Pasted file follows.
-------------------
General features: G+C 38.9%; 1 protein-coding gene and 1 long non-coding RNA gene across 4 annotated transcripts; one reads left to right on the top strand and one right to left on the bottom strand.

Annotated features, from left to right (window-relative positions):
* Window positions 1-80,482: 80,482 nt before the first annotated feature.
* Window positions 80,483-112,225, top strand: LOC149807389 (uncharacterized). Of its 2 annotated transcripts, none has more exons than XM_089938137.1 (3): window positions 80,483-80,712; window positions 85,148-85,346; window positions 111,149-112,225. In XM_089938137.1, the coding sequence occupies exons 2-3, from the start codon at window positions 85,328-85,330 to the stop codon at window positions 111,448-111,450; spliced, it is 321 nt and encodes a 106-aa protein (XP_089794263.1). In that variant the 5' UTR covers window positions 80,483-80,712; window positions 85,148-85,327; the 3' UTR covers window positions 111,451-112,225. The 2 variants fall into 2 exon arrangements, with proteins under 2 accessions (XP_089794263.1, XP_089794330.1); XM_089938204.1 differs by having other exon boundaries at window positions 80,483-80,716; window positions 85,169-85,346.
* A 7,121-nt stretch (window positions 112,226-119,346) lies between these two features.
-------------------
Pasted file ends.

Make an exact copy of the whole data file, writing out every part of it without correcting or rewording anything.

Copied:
General features: G+C 38.9%; 1 protein-coding gene and 1 long non-coding RNA gene across 4 annotated transcripts; one reads left to right on the top strand and one right to left on the bottom strand.

Annotated features, from left to right (window-relative positions):
* Window positions 1-80,482: 80,482 nt before the first annotated feature.
* Window positions 80,483-112,225, top strand: LOC149807389 (uncharacterized). Of its 2 annotated transcripts, none has more exons than XM_089938137.1 (3): window positions 80,483-80,712; window positions 85,148-85,346; window positions 111,149-112,225. In XM_089938137.1, the coding sequence occupies exons 2-3, from the start codon at window positions 85,328-85,330 to the stop codon at window positions 111,448-111,450; spliced, it is 321 nt and encodes a 106-aa protein (XP_089794263.1). In that variant the 5' UTR covers window positions 80,483-80,712; window positions 85,148-85,327; the 3' UTR covers window positions 111,451-112,225. The 2 variants fall into 2 exon arrangements, with proteins under 2 accessions (XP_089794263.1, XP_089794330.1); XM_089938204.1 differs by having other exon boundaries at window positions 80,483-80,716; window positions 85,169-85,346.
* A 7,121-nt stretch (window positions 112,226-119,346) lies between these two features.